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Hi All,

I'm looking at various SCUTs and I've got a friend who swears by 4 cylinder engines. He thinks that 3 cylinder engines are bound to be imbalanced, and as a result, not last as long as a 4 cylinder.

It seems like all the small SCUTs use 3 cylinder engines, and I thought these engines lasted practically forever.

From the searching I've done, I can't find anybody who has actually experienced issues with a 3 cylinder engine. Just people who, like my friend, say "it's 3 cylinders, how could it be balanced!? It will break sooner, I'm sure."

Is there anything to this concern? Should I pinch my pennies until I can afford a larger CUT that's got a 4 cylinder?

-Josh
 

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Jb, 3 cyl has no more vibration issues than any other engine. Look at the 3 cylinder Kawasaki motorcycles of the 70's, and they were high revving 2 strokers. No problems going with odd # cyl's. Volvo, Audi and GM are currently using 5 cyl engines in their vehicles and have for several years. I can tell you from real world experience you have nothing to worry about.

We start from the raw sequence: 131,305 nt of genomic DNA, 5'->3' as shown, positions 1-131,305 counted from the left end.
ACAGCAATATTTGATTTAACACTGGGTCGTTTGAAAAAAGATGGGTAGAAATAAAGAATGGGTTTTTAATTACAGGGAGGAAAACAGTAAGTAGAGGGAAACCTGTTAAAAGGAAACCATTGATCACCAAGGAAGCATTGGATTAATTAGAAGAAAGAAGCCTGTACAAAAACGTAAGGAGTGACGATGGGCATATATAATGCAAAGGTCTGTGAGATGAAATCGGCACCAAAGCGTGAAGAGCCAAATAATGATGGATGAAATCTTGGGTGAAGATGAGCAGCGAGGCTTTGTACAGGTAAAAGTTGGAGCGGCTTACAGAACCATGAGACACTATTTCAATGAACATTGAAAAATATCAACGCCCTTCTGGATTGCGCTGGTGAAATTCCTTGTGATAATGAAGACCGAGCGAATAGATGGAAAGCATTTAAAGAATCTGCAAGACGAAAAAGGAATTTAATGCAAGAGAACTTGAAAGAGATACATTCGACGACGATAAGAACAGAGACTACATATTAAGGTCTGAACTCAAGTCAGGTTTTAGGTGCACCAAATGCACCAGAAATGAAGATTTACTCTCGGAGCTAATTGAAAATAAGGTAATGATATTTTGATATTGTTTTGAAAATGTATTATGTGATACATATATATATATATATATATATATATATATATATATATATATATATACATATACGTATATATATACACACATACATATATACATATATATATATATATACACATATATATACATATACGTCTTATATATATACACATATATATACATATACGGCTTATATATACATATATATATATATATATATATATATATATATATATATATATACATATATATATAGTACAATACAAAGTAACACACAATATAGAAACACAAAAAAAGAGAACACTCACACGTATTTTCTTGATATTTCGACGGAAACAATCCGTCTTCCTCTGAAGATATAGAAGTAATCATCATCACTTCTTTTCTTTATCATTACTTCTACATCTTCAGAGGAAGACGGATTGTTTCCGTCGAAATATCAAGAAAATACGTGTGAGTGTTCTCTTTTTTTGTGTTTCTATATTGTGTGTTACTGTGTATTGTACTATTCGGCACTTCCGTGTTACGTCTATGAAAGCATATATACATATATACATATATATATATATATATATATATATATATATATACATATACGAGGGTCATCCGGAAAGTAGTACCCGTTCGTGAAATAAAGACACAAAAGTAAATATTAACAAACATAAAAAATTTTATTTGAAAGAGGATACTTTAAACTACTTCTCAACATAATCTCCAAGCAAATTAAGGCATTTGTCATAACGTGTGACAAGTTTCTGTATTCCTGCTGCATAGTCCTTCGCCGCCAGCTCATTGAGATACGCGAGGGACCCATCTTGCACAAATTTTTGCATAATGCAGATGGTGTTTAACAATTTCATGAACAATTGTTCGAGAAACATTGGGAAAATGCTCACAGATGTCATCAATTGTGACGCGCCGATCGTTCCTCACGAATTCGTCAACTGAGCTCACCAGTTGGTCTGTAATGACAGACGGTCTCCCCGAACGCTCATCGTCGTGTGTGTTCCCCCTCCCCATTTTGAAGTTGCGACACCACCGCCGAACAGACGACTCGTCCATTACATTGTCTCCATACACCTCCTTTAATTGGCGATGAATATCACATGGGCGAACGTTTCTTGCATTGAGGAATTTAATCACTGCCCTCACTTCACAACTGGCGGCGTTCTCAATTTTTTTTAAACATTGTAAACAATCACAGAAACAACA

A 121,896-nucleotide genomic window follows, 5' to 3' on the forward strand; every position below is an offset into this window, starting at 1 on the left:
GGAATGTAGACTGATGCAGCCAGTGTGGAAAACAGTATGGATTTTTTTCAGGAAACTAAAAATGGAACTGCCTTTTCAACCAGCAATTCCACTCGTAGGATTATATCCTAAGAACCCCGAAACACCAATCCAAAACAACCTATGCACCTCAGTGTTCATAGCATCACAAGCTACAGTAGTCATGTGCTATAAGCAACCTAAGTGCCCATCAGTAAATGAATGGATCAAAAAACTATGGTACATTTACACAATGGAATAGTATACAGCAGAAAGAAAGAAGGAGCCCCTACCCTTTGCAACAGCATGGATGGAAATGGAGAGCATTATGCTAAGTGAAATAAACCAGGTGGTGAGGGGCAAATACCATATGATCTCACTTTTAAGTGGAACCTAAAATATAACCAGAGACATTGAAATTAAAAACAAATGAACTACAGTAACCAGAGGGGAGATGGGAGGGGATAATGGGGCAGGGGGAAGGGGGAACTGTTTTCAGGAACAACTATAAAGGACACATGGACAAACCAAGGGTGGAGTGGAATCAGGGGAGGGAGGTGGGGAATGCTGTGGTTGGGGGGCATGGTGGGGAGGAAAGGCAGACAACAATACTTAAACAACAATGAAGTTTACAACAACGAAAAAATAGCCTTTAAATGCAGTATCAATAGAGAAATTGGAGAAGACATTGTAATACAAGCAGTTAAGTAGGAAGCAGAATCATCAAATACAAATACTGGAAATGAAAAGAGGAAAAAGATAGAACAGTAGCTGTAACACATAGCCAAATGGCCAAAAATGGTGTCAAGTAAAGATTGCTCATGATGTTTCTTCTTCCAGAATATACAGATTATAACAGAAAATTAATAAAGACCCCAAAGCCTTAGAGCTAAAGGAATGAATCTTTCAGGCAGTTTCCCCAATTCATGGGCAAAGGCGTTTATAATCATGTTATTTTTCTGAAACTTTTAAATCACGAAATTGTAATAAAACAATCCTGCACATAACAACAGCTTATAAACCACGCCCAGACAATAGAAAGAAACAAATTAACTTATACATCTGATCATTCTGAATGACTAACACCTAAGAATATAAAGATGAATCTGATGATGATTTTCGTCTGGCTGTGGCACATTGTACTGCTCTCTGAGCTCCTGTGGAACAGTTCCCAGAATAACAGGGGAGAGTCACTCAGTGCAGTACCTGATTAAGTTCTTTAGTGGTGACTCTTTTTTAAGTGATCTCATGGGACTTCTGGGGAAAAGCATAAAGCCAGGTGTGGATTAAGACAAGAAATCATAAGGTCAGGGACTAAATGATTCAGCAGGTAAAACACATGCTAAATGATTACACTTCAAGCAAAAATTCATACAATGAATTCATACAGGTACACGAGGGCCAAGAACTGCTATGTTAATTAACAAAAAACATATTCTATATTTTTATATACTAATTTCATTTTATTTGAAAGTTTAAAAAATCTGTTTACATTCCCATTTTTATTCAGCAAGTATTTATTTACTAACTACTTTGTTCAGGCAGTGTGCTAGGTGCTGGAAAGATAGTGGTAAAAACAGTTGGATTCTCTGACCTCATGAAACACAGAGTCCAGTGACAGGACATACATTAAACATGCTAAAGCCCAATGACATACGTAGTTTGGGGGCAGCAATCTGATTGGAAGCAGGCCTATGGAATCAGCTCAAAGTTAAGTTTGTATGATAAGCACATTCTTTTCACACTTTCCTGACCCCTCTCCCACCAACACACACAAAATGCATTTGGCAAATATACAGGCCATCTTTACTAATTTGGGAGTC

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3 cylinders have been around for years without problems. The only issues i see with mine is it's lop sided and heavy on the right side and you can see tire tracks on the right and non on the left and the seat slopes to the right a little:biglaugh::biglaugh: slkpk
 

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Sure; 4-cylinders are better than 3 . . . and 5 are better than 4 . . . and 6 are better than 5 . . .

Tell us about that 45-cylinder tractor you finally purchased and will last forever. :)

Three cylinders are a time-proven, economical, stellar-performing package. There is a reason most of the SCUTs and CUTs are so powered. :)
 

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While its true that a 3cyl will be less naturally balanced than a 4cyl, thats why they have counter balance on the crank. Ask your buddy if his truck is a "V" configured engine? If so, according to him, they they shouldn't last nearly as long as a 3cyl because they are horribly balanced engine with very uneven forces on the crankshaft.
One of the best engines out there for natural balance is actually an inline 6 or opposed engines. (huh, wonder why most of the the bigger deisels are inline?.......) ;)

Brad